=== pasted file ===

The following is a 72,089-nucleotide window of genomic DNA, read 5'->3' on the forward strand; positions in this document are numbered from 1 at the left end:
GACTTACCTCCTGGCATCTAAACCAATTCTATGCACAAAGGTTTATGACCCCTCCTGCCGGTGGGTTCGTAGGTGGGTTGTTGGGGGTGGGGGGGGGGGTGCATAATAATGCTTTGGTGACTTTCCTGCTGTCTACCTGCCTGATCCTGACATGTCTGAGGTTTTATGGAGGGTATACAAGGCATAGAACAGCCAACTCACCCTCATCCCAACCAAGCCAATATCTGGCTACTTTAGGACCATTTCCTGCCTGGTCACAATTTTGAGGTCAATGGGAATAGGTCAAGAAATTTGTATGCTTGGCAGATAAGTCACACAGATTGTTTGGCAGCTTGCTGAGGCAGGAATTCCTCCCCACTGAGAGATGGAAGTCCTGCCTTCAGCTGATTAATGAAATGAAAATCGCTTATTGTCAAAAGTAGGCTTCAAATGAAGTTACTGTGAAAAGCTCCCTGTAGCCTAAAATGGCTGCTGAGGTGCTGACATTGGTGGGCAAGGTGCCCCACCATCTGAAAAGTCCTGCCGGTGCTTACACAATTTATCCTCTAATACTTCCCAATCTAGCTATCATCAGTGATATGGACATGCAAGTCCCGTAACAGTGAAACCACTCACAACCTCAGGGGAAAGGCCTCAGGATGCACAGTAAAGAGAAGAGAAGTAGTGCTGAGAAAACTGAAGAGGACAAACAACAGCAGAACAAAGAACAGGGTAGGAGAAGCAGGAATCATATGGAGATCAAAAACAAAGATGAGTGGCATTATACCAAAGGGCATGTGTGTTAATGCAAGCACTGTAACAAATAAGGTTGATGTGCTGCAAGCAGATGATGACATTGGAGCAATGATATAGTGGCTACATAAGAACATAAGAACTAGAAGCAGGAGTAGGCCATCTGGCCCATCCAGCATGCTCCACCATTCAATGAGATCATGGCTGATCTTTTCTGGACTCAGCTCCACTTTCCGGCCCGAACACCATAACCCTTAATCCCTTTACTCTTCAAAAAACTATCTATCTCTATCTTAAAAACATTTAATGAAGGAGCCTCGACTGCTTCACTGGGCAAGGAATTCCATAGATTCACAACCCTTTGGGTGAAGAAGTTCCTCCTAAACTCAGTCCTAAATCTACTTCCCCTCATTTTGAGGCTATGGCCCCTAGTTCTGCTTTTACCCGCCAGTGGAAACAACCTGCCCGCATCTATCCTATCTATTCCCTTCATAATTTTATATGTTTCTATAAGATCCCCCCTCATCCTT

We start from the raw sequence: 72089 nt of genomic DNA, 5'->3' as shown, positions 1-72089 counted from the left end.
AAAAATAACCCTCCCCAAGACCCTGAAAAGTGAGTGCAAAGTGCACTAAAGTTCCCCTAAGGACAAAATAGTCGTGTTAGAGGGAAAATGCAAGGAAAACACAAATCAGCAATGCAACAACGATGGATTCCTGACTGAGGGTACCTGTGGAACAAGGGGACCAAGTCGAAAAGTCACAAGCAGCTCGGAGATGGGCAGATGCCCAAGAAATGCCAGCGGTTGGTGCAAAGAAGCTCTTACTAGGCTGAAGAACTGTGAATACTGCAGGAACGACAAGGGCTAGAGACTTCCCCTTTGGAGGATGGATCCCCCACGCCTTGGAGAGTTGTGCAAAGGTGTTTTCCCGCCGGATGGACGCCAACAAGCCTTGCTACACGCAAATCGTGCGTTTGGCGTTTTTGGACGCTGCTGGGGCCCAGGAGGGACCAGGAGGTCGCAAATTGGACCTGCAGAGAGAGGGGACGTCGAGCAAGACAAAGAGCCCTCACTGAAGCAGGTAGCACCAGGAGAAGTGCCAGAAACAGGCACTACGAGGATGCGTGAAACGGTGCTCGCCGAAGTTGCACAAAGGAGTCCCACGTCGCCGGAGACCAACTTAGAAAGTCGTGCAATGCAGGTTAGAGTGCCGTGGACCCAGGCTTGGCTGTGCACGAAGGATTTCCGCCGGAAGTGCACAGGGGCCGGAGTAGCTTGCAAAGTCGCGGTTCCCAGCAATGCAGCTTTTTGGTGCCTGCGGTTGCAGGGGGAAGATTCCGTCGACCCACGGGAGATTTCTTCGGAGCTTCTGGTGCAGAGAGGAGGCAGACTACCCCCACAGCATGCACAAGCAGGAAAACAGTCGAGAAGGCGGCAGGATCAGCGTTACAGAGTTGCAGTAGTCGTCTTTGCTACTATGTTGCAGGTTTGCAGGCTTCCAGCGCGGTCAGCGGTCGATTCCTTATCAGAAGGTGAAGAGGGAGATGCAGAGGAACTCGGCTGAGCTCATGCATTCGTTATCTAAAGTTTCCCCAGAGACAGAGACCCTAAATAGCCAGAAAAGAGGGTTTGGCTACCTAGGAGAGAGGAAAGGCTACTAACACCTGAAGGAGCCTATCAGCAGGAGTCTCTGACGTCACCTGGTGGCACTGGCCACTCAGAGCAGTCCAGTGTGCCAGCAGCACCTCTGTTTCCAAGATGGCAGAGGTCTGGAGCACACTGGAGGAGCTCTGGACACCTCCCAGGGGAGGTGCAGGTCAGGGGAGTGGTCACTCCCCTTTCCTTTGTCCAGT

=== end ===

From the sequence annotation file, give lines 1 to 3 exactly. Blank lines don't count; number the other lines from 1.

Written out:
The following is a 72,089-nucleotide window of genomic DNA, read 5'->3' on the forward strand; positions in this document are numbered from 1 at the left end:
GACTTACCTCCTGGCATCTAAACCAATTCTATGCACAAAGGTTTATGACCCCTCCTGCCGGTGGGTTCGTAGGTGGGTTGTTGGGGGTGGGGGGGGGGGTGCATAATAATGCTTTGGTGACTTTCCTGCTGTCTACCTGCCTGATCCTGACATGTCTGAGGTTTTATGGAGGGTATACAAGGCATAGAACAGCCAACTCACCCTCATCCCAACCAAGCCAATATCTGGCTACTTTAGGACCATTTCCTGCCTGGTCACAATTTTGAGGTCAATGGGAATAGGTCAAGAAATTTGTATGCTTGGCAGATAAGTCACACAGATTGTTTGGCAGCTTGCTGAGGCAGGAATTCCTCCCCACTGAGAGATGGAAGTCCTGCCTTCAGCTGATTAATGAAATGAAAATCGCTTATTGTCAAAAGTAGGCTTCAAATGAAGTTACTGTGAAAAGCTCCCTGTAGCCTAAAATGGCTGCTGAGGTGCTGACATTGGTGGGCAAGGTGCCCCACCATCTGAAAAGTCCTGCCGGTGCTTACACAATTTATCCTCTAATACTTCCCAATCTAGCTATCATCAGTGATATGGACATGCAAGTCCCGTAACAGTGAAACCACTCACAACCTCAGGGGAAAGGCCTCAGGATGCACAGTAAAGAGAAGAGAAGTAGTGCTGAGAAAACTGAAGAGGACAAACAACAGCAGAACAAAGAACAGGGTAGGAGAAGCAGGAATCATATGGAGATCAAAAACAAAGATGAGTGGCATTATACCAAAGGGCATGTGTGTTAATGCAAGCACTGTAACAAATAAGGTTGATGTGCTGCAAGCAGATGATGACATTGGAGCAATGATATAGTGGCTACATAAGAACATAAGAACTAGAAGCAGGAGTAGGCCATCTGGCCCATCCAGCATGCTCCACCATTCAATGAGATCATGGCTGATCTTTTCTGGACTCAGCTCCACTTTCCGGCCCGAACACCATAACCCTTAATCCCTTTACTCTTCAAAAAACTATCTATCTCTATCTTAAAAACATTTAATGAAGGAGCCTCGACTGCTTCACTGGGCAAGGAATTCCATAGATTCACAACCCTTTGGGTGAAGAAGTTCCTCCTAAACTCAGTCCTAAATCTACTTCCCCTCATTTTGAGGCTATGGCCCCTAGTTCTGCTTTTACCCGCCAGTGGAAACAACCTGCCCGCATCTATCCTATCTATTCCCTTCATAATTTTATATGTTTCTATAAGATCCCCCCTCATCCTT

We start from the raw sequence: 72089 nt of genomic DNA, 5'->3' as shown, positions 1-72089 counted from the left end.